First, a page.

Thoracentesis is a procedure where a needle is put into the space between your rib cage and one of your lungs, called the pleural space, to drain fluid. The pleural space normally contains a small amount of fluid. Thoracentesis may be needed to test the fluid for infection or cancer cells. It may also be needed when excess fluid is putting pressure on the lung and making it hard to breathe. This excess fluid is called a pleural effusion.
How can I take care of myself when I go home?
How long it takes to get better depends on the reason you needed a thoracentesis, your treatment, how well you recover, your overall health, and any complications you may have.
Your provider will give you a list of your medicines when you leave the hospital.
Know your medicines. Know what they look like, how much you should take each time, how often you should take them, and why you take each one.
Take your medicines exactly as your provider tells you to.
Carry a list of your medicines in your wallet or purse. Include any nonprescription medicines and supplements on the list.
Your provider may prescribe medicine to:
Treat or prevent an infection
Reduce fluid build-up and swelling in the body
Help relax your airways
Reduce swelling in the airways
If you still have a dressing when you leave the hospital, to care for it:
Keep your wound clean and dressing dry.
If you are told to change your dressing, wash your hands before changing the dressing and after disposing of the dressing.
Follow your provider’s instructions for follow-up appointments and routine tests.
Keep appointments for all routine testing you may need.
Talk with your provider about any questions or fears you have.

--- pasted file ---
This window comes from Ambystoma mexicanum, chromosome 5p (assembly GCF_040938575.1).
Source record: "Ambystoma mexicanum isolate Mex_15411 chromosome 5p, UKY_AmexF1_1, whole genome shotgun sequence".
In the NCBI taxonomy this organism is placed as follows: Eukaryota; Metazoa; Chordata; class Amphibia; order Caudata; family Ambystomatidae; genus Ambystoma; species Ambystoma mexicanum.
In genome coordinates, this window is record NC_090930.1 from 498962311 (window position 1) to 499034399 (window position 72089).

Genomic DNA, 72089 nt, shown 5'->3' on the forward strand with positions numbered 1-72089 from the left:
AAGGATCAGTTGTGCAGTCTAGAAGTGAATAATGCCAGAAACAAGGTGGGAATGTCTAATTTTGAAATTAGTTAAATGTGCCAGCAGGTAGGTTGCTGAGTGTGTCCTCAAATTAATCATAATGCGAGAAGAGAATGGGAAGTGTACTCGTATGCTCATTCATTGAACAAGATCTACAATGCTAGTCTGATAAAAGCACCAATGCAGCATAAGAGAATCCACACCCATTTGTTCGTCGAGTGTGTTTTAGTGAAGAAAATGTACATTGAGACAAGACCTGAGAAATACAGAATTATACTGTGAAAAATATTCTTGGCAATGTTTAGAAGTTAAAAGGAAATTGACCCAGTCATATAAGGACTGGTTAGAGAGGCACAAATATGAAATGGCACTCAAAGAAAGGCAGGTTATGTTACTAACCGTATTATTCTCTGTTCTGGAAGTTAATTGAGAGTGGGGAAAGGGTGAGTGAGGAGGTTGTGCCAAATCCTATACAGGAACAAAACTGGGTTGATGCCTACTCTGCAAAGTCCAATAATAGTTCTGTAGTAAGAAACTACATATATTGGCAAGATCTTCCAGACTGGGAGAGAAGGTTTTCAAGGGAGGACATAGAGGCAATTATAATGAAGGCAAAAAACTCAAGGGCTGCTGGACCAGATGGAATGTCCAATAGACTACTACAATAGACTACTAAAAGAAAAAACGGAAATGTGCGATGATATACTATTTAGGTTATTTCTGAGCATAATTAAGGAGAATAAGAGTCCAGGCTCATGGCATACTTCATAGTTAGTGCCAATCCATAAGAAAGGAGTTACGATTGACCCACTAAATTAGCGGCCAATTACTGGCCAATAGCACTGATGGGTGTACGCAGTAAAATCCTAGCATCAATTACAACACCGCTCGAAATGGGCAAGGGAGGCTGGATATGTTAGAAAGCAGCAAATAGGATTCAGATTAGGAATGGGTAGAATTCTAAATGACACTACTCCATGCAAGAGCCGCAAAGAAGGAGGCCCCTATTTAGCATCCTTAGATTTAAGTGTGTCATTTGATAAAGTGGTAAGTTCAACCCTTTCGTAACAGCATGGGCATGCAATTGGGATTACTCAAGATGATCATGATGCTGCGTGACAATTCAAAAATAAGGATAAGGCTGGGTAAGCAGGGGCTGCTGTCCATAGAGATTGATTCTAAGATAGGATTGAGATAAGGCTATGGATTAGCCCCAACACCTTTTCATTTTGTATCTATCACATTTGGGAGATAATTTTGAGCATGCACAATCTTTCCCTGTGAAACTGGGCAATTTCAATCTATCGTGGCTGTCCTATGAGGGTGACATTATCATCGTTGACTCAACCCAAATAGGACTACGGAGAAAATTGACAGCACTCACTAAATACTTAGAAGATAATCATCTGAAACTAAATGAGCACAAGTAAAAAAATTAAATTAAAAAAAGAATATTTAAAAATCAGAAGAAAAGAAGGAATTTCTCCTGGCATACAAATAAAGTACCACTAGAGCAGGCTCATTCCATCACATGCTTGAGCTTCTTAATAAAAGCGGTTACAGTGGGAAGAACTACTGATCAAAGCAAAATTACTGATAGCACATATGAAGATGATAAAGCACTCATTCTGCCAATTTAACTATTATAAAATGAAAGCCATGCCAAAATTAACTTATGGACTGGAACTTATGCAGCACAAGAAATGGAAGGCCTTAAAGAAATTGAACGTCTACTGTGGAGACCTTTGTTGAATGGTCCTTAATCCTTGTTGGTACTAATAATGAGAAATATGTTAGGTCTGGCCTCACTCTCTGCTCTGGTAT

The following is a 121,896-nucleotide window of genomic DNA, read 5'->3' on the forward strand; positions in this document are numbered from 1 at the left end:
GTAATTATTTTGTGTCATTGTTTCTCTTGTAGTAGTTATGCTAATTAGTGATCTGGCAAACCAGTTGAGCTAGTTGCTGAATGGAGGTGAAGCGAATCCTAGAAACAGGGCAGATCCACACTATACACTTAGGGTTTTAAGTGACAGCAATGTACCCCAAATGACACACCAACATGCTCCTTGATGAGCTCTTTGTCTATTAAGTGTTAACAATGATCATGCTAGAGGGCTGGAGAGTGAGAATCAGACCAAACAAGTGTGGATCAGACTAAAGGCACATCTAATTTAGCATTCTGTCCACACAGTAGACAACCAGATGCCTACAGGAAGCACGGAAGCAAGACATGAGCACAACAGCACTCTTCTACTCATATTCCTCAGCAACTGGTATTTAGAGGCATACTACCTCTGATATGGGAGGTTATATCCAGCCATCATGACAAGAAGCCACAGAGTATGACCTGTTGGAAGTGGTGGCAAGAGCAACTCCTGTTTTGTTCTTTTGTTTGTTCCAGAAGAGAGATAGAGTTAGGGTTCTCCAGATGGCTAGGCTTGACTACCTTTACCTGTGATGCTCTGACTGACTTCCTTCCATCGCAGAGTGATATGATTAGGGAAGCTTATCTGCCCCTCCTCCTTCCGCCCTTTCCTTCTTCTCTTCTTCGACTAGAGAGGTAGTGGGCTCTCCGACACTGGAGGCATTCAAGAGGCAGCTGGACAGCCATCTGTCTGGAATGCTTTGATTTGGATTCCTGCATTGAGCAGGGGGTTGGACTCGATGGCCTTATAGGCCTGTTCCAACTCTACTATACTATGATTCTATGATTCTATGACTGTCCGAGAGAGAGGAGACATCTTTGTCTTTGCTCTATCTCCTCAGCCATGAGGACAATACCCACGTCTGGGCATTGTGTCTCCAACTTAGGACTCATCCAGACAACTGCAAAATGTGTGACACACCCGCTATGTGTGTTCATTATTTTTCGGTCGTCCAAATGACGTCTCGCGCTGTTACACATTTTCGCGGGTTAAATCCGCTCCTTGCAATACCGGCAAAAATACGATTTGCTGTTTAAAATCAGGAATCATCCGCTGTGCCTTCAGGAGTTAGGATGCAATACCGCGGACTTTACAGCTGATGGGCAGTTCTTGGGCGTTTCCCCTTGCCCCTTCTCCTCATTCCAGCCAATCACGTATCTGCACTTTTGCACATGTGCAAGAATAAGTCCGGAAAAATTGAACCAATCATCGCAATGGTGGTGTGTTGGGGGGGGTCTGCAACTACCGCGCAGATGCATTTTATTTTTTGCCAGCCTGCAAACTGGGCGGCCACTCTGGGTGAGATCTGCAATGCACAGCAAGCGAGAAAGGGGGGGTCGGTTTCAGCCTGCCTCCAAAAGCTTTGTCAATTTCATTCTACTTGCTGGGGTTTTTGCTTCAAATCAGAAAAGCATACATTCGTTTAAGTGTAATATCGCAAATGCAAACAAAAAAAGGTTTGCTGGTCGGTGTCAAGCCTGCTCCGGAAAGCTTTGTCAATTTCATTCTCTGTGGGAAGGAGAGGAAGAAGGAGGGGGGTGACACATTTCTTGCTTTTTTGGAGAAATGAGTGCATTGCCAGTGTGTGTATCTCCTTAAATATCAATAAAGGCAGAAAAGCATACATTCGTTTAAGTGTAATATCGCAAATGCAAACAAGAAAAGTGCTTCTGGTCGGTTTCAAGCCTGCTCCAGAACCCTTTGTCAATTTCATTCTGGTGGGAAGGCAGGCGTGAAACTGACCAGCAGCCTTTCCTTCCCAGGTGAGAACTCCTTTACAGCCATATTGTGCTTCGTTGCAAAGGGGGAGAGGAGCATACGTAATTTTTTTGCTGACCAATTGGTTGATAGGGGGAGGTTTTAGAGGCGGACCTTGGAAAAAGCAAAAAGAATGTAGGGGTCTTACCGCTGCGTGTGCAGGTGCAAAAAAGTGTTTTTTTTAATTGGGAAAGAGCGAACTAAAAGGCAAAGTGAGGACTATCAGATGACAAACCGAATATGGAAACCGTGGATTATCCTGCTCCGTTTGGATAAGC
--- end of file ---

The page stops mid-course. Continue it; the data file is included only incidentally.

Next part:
Diet, Exercise, and Other Lifestyle Changes
Follow the treatment plan your healthcare provider prescribes.
Get plenty of rest while youâ€™re recovering. Try to get at least 7 to 9 hours of sleep each night.
Eat a healthy diet.
Drink enough fluids to keep your urine light yellow in color, unless you are told to limit fluids.
Exercise as your provider recommends.
Ask your healthcare provider if there are any foods or medicines you should avoid.
Follow activity restrictions, such as not driving or operating machinery, as recommended by your healthcare provider or pharmacist, especially if you are taking pain medicines or muscle relaxants.
Call emergency medical services or 911 if you have new or worsening:
Chest pain that does not get better with medicine
Coughing up blood
Trouble speaking or understanding
Do not drive yourself if you have any of these symptoms.
Call your healthcare provider if you have new or worsening:
Chills or sweats
Signs of infection around your wound. These include:
The area around your wound is more red or painful
Your wound area is very warm to touch
You have blood, pus, or other fluid coming from the wound area
You have a fever higher than 101.5Â° F (38.6Â° C)
You have chills or muscle aches
Developed by RelayHealth.
Acute Care Advisor 2015.1 published by RelayHealth. Last modified: 2013-12-11 Last reviewed: 2014-04-24
This content is reviewed periodically and is subject to change as new health information becomes available. The information is intended to inform and educate and is not a replacement for medical evaluation, advice, diagnosis or treatment by a healthcare professional.
Thoracentesis Discharge Information: References
Murray, J. F., & Mason, R. J. (2010). Murray and Nadel’s textbook of respiratory medicine (5th ed.). Philadelphia: Saunders Elsevier